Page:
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Tribunal victory for nurse victimised for raising racial segregation concerns

Barts Health ordered to pay bank nurse whistleblower £26,000 – and give her shifts
Whipps Cross Hospital in London, where nurse Jeyran Panahian-Jand was victimised for raising racism concerns

Bank nurse was frozen out of roster at Whipps Cross after claiming race-based division of tasks and team members

An NHS trust has been ordered to pay 26,000 compensation to a nurse who was victimised for voicing concerns about racial discrimination.

Jeyran Panahian-Jand had been barred from booking bank shifts on a paediatric ward at Whipps Cross University Hospital in London after alleging shifts and tasks were allocated along racial lines to the detriment of black and minority ethnic (BME) colleagues.

Nurse spoke up despite not being personally affected

An employment tribunal upheld the childrens nurses complaint that she had been victimised for speaking up, despite not being affected herself. Ms Panahian-Jand is

Bank nurse was frozen out of roster at Whipps Cross after claiming race-based division of tasks and team members

Whipps Cross Hospital in London where nurse Jeyran Panahian-Jand was victimised for speaking our about racism concerns
Whipps Cross University Hospital in London Picture: Alamy

An NHS trust has been ordered to pay £26,000 compensation to a nurse who was victimised for voicing concerns about racial discrimination.

Jeyran Panahian-Jand had been barred from booking bank shifts on a paediatric ward at Whipps Cross University Hospital in London after alleging shifts and tasks were allocated along racial lines to the detriment of black and minority ethnic (BME) colleagues.

Nurse spoke up despite not being personally affected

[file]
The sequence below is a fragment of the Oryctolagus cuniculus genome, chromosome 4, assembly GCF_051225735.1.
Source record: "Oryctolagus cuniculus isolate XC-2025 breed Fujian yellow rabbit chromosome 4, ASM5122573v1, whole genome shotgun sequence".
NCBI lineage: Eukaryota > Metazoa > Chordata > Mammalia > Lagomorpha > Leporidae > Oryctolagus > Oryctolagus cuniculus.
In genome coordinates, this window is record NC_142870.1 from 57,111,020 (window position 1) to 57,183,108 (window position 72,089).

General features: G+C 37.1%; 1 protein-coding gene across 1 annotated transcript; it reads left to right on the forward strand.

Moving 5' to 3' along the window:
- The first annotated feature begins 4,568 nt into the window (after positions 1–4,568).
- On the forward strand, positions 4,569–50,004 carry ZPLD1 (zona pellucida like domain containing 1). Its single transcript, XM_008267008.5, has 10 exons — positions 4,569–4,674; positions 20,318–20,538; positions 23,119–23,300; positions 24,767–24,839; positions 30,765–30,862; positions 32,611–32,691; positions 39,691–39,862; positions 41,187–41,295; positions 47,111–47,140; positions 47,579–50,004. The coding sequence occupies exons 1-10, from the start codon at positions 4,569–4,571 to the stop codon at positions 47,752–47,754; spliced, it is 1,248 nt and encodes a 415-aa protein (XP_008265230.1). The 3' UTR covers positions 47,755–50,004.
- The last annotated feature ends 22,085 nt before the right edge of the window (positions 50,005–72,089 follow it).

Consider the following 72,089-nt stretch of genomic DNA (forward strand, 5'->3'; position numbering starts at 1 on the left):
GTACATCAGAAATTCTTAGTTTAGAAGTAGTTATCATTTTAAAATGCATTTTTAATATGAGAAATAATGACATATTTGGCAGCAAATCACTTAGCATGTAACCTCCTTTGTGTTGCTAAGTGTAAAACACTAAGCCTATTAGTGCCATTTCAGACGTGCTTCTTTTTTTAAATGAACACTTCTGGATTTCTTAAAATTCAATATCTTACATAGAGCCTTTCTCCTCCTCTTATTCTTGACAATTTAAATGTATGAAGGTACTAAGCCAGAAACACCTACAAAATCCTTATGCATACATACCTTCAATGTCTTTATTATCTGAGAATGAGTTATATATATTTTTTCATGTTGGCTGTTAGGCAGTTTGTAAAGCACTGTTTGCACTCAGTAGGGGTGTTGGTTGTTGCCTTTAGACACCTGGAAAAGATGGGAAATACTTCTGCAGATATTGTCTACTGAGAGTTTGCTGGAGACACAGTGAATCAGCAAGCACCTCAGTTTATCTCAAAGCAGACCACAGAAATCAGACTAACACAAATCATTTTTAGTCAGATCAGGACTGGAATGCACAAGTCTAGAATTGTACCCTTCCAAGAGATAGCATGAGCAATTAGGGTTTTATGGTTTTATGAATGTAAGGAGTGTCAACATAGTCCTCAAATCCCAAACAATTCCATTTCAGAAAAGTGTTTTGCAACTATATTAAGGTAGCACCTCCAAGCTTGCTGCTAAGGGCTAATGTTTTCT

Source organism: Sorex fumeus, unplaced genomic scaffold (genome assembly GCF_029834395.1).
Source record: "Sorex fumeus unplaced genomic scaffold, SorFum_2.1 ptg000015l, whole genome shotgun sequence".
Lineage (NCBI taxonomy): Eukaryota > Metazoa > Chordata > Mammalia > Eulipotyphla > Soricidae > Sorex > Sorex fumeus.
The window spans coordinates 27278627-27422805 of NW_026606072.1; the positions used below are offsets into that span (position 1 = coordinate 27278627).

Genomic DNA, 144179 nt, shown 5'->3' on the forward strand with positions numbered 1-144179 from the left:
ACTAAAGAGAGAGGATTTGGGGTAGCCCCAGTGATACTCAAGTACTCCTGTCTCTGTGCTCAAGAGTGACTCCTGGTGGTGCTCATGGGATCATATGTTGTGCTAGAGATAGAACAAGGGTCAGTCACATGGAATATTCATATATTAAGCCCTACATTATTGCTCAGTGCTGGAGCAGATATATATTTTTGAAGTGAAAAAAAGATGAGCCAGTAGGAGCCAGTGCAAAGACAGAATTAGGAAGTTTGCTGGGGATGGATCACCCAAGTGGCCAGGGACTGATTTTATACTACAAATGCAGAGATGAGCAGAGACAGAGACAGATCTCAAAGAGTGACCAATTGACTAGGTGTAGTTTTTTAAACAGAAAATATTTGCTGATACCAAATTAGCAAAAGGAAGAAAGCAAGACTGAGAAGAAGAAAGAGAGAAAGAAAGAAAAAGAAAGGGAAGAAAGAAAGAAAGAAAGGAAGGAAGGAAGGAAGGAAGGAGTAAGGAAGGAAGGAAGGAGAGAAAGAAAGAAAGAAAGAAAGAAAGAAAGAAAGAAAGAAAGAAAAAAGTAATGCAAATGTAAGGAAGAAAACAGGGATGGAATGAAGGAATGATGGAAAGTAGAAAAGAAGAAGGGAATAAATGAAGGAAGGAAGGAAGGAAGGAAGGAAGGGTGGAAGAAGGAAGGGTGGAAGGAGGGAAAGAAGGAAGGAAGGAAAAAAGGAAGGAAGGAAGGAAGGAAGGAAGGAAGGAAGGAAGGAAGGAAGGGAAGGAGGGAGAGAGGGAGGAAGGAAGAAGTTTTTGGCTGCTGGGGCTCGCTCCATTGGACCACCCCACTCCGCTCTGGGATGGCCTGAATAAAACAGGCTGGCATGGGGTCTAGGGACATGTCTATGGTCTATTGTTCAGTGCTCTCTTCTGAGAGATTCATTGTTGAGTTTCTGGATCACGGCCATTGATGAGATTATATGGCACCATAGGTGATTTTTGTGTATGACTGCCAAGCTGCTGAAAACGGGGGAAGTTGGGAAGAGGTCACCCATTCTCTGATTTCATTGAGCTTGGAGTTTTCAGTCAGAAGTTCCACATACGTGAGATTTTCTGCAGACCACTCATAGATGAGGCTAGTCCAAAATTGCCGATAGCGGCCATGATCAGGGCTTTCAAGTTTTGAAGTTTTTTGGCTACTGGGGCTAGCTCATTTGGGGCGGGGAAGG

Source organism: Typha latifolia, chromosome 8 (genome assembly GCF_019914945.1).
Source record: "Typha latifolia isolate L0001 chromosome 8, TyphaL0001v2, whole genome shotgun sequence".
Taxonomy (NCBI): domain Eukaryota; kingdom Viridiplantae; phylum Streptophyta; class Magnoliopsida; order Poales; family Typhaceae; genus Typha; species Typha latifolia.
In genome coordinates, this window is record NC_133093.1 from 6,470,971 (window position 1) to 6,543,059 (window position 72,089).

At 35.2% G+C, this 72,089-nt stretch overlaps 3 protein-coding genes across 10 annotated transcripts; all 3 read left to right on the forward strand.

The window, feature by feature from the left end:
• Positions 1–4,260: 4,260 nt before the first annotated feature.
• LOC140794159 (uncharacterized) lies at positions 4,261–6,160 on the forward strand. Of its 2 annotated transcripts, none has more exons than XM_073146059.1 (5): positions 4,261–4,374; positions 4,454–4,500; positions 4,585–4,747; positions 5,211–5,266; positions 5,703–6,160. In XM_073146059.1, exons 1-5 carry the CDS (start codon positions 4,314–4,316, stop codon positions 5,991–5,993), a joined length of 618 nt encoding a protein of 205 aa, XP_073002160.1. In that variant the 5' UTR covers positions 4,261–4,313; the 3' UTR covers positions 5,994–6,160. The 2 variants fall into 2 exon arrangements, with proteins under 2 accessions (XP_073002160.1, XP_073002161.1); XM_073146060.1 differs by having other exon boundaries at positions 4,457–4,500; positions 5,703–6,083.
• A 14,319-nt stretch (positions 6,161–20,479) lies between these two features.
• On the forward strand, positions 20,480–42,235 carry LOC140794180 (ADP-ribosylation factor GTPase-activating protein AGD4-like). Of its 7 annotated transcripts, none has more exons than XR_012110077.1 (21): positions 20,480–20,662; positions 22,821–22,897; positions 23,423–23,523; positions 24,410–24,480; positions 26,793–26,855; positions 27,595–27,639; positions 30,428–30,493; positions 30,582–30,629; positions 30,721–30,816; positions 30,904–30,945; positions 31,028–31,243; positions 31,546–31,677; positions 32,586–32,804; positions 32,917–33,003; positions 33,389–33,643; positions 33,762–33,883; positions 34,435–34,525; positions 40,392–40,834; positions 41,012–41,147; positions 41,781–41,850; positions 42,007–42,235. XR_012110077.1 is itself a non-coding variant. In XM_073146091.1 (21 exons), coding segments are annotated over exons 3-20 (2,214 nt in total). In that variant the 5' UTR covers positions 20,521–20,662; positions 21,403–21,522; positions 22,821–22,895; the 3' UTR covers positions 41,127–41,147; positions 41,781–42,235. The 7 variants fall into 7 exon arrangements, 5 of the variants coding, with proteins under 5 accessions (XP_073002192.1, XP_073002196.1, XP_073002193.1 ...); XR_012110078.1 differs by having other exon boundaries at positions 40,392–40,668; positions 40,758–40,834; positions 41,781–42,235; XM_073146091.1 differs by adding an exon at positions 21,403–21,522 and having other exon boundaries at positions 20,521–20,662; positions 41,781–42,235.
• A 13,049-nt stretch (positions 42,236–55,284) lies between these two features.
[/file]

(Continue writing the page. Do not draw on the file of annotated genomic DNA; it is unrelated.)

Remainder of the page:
An employment tribunal upheld the children’s nurse’s complaint that she had been victimised for speaking up, despite not being affected herself. Ms Panahian-Jand is white.

Barts Health NHS Trust has since apologised for not addressing the allegations more quickly and effectively.

Concern about race-based divisions on children’s ward

The tribunal heard that, while working a bank night shift on a paediatric ward on 11 May 2019, Ms Panahian-Jand joined a conversation about staff being grouped along racial lines, and unfair work allocation. She drew a triangular diagram on a piece of paper to illustrate a lack of mixing, and included some colleagues’ initials.

Tribunal papers stated: ‘The claimant described groups on the ward divided by race: a group of white nurses; a black and ethnic minority group and some nurses who were in between.’

Ms Panahian-Jand later spoke to the ward manager, alleging racial discrimination that included the bullying of two junior staff.

She did not want make a formal complaint, but was not given the option of an informal one, despite trust policy.

The tribunal heard the nurse was asked not to discuss the issues with colleagues, and was told her list of names had upset some staff.

Bank shifts were withdrawn after ten years’ service

However, workplace ‘gossip’ continued and on 30 May Ms Panahian-Jand was told she would not be given any more bank shifts on the ward, where she had worked for a decade.

As it was the only paediatric ward at Whipps Cross, this effectively prevented her from working at the hospital. She had to find work at another hospital, resulting in a longer, more expensive commute.

Ms Panahian-Jand made a formal complaint of race discrimination, leading to a six-month internal investigation that eventually upheld her complaints – trust policy states such processes should be completed within 28 days.

She told the tribunal two bank nurses had made racist remarks to colleagues, and one of them had twice blocked her path in a hostile way in a hospital car park.

A ‘classic case’ of penalising someone for raising concerns

Tribunal judge, Sarah Moor, said the restriction on her working on the ward should be lifted.

The judge said it was a ‘classic case’ of an employer treating a person far too severely for raising allegations.

‘Race discrimination can only be identified and resolved if working people blow the whistle on it, and not necessarily those most affected by it,’ she added. ‘Here the claimant spoke up when she herself was not personally affected.’

Barts Trust ‘committed’ to eliminating discrimination

A Barts Health NHS Trust spokesperson said the organisation was working through the tribunal findings.

‘We are committed to eliminating discrimination and becoming a truly inclusive organisation and are sorry these allegations were not dealt with more effectively or in a more timely manner,’ the spokesperson said.


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